Wu style

Tai Chi Chuan may be translated as 'supreme ultimate fist'. The 'Chi' in 'Tai Chi' is often wrongly assumed to mean 'energy' (see qi). This is probably because 'Tai Chi Chuan' is a Wade-Giles rominization (chi pronounced as 'Ji'). Tai Chi is said to have originated when a monk, Chang San Feng observed a snake and a crane fighting.

Wu-style Tai Chi is a 'smaller' form than Yang-style and is often practiced specifically for health and energy benefits. However it remains rooted in martial practice and most teachers emphasize that focusing on an the practical aspect of an 'opponent'. One of the more experienced instructors awhile back jokingly said "if the energy is something you need to be sensitive to feel, there's probably not very much involved".

As with other meditation practices / martial arts, Tai Chi practice includes substantial work on breath and learning to breath from the center.

Push hands

Push hands is the martial practice of Tai Chi. The objective of push hands is to deflect an incoming attack while expending minimal energy. How is this accomplished? - The defensive and offensive applicatons use straight spine, and opening of the joints. People who have practiced Tai Chi for decades move energy directly from their core to the striking parts, and their shoulder, knee, hip and other joints become both flexible (soft) yet very strong.

The slow, deep movement of Tai Chi builds quite amazing strength and balance. One is almost always standing balanced on one leg/foot or the other and as you advance your practice, you learn to do this lower (which is not possible until the body becomes accustomed to it).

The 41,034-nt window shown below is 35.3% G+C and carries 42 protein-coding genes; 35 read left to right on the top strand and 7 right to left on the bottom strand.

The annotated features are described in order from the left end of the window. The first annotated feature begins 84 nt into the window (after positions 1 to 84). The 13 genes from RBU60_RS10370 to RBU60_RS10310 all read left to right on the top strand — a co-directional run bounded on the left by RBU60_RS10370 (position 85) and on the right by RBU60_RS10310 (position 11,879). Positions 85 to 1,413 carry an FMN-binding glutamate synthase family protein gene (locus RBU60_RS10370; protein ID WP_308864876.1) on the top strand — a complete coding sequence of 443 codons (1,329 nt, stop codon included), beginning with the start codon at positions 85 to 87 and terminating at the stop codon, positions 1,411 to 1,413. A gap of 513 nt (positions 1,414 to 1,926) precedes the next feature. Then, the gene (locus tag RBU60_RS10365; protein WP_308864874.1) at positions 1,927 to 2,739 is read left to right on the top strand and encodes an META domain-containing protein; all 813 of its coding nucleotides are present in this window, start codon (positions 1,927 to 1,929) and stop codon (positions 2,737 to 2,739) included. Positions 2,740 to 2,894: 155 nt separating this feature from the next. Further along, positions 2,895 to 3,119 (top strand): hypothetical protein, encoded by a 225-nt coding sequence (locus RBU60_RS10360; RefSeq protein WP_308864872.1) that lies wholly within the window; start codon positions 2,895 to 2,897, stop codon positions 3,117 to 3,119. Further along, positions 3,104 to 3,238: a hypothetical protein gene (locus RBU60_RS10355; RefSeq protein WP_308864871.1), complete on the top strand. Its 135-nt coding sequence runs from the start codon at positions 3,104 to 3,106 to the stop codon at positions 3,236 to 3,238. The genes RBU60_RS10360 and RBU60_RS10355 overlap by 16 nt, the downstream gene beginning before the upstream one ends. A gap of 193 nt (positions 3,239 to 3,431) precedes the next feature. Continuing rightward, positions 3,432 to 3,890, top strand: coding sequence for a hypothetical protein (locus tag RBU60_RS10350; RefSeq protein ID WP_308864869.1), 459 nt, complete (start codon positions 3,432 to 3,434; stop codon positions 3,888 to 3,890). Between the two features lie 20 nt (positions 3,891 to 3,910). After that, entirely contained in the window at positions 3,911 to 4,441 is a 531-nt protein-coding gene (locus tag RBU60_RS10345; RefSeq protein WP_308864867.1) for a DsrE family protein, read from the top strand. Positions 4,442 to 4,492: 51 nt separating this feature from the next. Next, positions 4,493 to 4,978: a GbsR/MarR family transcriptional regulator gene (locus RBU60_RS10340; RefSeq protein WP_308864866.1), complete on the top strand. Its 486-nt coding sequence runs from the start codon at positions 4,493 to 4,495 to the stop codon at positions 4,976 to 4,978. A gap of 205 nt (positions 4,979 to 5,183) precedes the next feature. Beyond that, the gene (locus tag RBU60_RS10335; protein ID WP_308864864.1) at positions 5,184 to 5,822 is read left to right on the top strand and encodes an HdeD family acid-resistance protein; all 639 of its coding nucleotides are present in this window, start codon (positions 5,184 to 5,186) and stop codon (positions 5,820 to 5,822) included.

There are several ways to think about the nuances of tai chi push hands.

A key objective is to push (attack) the opponent/partner's center (spine) and to attain the openness (flexibility) and skill to simply turn away an attack on one's own center. Done 'right' this requires remarkably little 'strength' or expenditure of energy.

The 'form' practiced correctly will re-shape the body so that the shoulder, arm, elbow and hand become direct extensions of the spine.

In push hands practice the student learns early to cover / control the opponent/partner's elbow. This is because it's closer to the center than the hands and therefore more powerful (dangerous). That logic extends further in to the shoulder, which can deliver tremendously powerful blows.

At advanced levels the 'free' foot / leg becomes another striking tool; at all levels however, the unweighted leg, in contact with the floor is often being used to deliver and direct energy.

Progression to 'advanced' levels of practice involves changing from needing to use strength and tension to deflect an attack to being able to fully relax and to use 'internal' energy.